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One of the documentaries being screened at San Francisco's 2017 3rd i International South Asian Film Festival is Abu, a film by Arshad Khan which, thanks to his family's long-term fascination with home movies, has preserved many moments of innocence as well as family tension on video. Combined with several key animation sequences, Abu (which means "father" in Arabic) depicts the Khan family's history from happier times to the present. Although the film's timeline might seem normal, on closer examination, one can see the fracture lines slowly starting to deepen.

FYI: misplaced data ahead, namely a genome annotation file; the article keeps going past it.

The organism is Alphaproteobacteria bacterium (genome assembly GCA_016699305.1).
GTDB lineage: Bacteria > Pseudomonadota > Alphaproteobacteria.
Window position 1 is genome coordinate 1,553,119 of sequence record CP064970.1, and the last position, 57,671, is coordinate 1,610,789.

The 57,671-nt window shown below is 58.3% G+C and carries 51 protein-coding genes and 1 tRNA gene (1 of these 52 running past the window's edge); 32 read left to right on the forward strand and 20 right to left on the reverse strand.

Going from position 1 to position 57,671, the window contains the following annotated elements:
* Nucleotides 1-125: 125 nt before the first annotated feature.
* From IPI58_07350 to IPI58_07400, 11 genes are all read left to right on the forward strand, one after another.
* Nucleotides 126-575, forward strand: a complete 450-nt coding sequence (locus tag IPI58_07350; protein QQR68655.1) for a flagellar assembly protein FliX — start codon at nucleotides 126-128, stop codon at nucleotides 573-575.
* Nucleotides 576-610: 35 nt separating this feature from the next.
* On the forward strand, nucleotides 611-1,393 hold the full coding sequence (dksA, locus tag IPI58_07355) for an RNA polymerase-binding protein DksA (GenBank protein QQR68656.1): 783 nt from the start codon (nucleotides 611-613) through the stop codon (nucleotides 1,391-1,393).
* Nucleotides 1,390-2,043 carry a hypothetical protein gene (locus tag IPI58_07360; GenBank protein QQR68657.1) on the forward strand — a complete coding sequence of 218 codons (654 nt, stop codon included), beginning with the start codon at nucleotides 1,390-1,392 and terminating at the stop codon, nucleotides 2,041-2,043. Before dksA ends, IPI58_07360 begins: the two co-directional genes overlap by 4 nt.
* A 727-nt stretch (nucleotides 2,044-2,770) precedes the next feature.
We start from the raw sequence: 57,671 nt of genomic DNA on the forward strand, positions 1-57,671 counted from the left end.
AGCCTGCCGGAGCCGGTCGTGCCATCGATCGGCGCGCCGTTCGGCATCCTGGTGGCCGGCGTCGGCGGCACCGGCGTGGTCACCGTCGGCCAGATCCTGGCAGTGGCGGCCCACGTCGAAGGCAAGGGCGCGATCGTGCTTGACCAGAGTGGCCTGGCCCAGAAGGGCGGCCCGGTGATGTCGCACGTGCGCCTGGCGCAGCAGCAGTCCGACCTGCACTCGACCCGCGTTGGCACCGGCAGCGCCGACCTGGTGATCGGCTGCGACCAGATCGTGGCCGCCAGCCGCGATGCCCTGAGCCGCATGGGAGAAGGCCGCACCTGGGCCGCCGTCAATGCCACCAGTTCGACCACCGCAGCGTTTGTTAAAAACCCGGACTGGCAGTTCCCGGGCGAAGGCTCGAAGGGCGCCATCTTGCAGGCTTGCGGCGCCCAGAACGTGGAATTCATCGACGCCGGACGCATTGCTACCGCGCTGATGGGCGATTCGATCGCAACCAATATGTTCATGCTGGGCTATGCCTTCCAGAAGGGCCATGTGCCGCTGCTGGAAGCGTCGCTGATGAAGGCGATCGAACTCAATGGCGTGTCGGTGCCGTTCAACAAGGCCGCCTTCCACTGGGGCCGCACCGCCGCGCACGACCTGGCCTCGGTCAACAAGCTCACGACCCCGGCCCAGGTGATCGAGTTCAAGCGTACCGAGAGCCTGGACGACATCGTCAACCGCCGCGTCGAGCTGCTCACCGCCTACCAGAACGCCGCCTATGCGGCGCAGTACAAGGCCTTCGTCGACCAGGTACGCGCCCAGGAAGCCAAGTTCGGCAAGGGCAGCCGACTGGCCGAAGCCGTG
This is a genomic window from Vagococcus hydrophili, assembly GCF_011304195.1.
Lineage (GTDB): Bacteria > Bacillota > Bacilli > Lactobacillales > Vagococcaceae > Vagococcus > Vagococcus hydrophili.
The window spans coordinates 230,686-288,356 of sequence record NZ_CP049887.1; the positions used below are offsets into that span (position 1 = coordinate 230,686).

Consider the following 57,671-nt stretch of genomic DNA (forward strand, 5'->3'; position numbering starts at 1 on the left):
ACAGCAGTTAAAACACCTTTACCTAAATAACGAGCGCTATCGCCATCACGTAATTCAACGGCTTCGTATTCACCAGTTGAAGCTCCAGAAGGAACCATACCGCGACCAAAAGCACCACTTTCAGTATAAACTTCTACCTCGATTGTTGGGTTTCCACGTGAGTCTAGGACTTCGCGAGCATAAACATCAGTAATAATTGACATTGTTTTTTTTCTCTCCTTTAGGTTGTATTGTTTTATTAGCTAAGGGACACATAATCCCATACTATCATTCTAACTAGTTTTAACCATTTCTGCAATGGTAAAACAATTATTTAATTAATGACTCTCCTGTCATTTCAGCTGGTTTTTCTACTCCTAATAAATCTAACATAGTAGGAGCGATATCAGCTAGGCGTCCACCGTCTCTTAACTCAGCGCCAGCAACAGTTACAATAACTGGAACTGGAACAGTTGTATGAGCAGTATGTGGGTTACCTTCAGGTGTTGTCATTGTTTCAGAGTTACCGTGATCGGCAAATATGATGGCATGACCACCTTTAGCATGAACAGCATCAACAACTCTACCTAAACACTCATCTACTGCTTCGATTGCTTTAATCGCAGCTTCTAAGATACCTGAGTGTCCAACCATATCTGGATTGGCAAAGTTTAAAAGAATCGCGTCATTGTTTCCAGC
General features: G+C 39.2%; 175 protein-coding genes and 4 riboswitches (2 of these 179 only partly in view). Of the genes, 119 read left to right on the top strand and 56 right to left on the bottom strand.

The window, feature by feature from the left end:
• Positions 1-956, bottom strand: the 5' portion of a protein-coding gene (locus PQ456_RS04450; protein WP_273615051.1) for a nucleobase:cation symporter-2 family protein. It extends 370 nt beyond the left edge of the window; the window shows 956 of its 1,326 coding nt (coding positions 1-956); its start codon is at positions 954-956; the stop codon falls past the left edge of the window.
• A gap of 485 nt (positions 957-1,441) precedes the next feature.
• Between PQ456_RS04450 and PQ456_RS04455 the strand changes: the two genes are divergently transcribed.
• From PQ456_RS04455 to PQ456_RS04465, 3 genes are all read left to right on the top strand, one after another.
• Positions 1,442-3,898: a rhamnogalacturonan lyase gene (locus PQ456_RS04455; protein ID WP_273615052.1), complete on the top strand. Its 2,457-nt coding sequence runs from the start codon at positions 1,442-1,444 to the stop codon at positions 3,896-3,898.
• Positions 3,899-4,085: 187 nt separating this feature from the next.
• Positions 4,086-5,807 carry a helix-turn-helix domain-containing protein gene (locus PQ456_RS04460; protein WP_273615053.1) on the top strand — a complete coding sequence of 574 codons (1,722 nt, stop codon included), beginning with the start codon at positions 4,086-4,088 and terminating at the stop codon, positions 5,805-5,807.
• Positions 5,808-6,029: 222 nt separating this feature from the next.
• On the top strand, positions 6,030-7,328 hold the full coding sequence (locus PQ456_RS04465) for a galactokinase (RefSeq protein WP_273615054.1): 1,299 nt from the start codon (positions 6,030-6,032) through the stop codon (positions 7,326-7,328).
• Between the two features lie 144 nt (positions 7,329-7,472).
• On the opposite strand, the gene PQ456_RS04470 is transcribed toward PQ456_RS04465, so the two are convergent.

- Khan's father began life as an orphan living in pre-partition India before being forced to leave in 1947 and start his life anew in Pakistan.
- As a college student obsessed with movies and movie-making, Abu was very interested in the arts. Not only was the Khan family one of the first families in Islamabad to own a handheld VHS recorder, young Arshad quickly took to directing home movies in his childhood.
- After retiring from Pakistan's military, Abu built a highly successful business distributing bottled water.
- Close to his older sister (who he describes as "an unapologetic artist"), Arshad was disappointed when she got married and left the Khan family's home.
- After Abu's water distribution business succumbed to competition in the early 1990s, the family decided to move to Canada, forcing the 15-year-old Arshad to leave behind all of his childhood friends and build a new life in Missassaugua (a suburb of Toronto).